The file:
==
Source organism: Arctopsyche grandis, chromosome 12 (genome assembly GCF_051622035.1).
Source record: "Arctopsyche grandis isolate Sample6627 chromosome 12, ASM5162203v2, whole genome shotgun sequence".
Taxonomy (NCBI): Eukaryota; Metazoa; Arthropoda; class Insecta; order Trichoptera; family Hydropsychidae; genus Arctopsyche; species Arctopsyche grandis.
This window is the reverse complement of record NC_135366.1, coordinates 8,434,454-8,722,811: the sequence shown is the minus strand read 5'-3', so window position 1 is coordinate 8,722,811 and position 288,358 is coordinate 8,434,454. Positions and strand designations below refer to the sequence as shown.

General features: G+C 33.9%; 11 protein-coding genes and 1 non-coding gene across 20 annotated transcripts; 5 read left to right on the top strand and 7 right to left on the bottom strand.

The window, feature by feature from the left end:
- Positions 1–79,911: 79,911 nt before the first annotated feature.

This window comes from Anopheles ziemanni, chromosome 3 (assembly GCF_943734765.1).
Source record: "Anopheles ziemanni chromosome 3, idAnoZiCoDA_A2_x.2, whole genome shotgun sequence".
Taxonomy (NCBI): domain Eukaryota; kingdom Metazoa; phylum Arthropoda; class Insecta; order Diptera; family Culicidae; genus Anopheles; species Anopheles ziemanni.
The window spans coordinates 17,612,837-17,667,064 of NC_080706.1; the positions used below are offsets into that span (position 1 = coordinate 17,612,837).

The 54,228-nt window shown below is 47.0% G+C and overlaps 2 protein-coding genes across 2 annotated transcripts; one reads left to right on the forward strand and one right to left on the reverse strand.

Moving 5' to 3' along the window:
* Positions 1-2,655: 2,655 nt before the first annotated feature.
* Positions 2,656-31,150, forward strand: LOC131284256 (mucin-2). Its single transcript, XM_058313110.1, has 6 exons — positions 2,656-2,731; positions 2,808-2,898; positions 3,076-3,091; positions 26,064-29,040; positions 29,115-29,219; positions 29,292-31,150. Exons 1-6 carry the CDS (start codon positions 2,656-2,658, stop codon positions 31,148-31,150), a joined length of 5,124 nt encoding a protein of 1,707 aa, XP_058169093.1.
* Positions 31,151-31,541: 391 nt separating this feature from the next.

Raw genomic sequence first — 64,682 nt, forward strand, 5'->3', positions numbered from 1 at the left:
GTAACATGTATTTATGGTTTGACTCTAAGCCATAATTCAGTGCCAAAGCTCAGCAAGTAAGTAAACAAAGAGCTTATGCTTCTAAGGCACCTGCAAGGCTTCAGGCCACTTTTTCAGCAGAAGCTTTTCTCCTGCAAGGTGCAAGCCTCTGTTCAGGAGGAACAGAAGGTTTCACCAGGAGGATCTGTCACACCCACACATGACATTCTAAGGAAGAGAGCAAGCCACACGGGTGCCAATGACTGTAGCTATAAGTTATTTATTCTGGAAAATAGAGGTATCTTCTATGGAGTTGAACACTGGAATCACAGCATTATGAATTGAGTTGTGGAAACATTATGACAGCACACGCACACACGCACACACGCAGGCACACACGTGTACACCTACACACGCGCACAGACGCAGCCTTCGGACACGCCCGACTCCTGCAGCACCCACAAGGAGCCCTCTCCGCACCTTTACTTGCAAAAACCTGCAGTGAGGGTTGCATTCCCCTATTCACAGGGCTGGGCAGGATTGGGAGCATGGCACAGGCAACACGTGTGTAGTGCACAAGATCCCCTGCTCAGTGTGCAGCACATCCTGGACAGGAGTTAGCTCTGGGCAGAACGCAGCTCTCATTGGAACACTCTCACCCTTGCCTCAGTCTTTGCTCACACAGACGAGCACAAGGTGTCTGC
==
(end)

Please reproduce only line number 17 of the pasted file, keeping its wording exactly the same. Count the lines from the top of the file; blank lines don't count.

Raw genomic sequence first — 64,682 nt, forward strand, 5'->3', positions numbered from 1 at the left: